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Pulmonary Medicine
Volume 2018, Article ID 2987072, 5 pages
https://doi.org/10.1155/2018/2987072
Research Article

Chronic Pulmonary Silicone Embolism from Breast Augmentation Is Not a Common Finding in Explanted Lungs

1Internal Medicine Residency Program, The Cleveland Clinic Foundation, Cleveland, OH, USA
2Respiratory Institute, The Cleveland Clinic Foundation, Cleveland, OH, USA
3Department of Pathology, The Cleveland Clinic Foundation, Cleveland, OH, USA

Correspondence should be addressed to Atul C. Mehta; gro.fcc@1aathem

Received 22 September 2017; Accepted 11 February 2018; Published 15 March 2018

Academic Editor: Roberto Walter Dal Negro

Copyright © 2018 Jarmanjeet Singh et al. This is an open access article distributed under the Creative Commons Attribution License, which permits unrestricted use, distribution, and reproduction in any medium, provided the original work is properly cited.

Abstract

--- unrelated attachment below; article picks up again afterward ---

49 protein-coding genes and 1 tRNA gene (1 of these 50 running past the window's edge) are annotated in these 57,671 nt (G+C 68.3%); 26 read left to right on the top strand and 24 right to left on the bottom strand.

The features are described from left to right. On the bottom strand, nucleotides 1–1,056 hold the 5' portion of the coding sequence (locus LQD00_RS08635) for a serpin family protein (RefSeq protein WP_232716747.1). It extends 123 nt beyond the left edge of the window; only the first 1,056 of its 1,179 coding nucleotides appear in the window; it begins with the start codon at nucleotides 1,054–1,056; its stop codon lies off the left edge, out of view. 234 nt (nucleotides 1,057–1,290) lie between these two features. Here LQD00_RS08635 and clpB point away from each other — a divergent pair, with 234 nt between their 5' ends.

Objective. Acute pulmonary silicone embolism (APSE) related to subcutaneous silicone injections is a well-known entity. Recently, a few cases of pathologically confirmed chronic pulmonary silicone embolism (CPSE) from breast implants have been reported. The prevalence of CPSE in women with breast augmentation is unknown. This study was done to determine the prevalence of CPSE in female lung transplant recipients with a history of breast augmentation and to determine whether breast augmentation plays a role in chronic lung diseases requiring lung transplantation. Methods. A retrospective chart review was performed to identify female lung transplant recipients with a history of breast augmentation prior to or at the time of lung transplantation. Ten patients meeting these criteria were identified. The pathologic features of the explanted lungs of these patients were reexamined for CPSE by a board-certified pathologist with expertise in lung transplantation and pulmonary embolism. Results. Of 1518 lung transplant recipients at Cleveland Clinic, 578 were females. Of 578 females, 10 (1.73%) had history of breast augmentation. A total of 84 H&E-stained slides from the explanted lungs from 10 cases were examined. No pathologic evidence of chronic silicone embolism was seen in any of the 10 cases. Conclusions. CPSE is not associated with pulmonary disease leading to lung transplantation. Breast augmentation is not a significant contributor to pulmonary disease requiring lung transplantation. Further studies are required to ascertain the prevalence of CPSE in the general breast augmentation populace and to define the relationship between breast augmentation and pulmonary disease.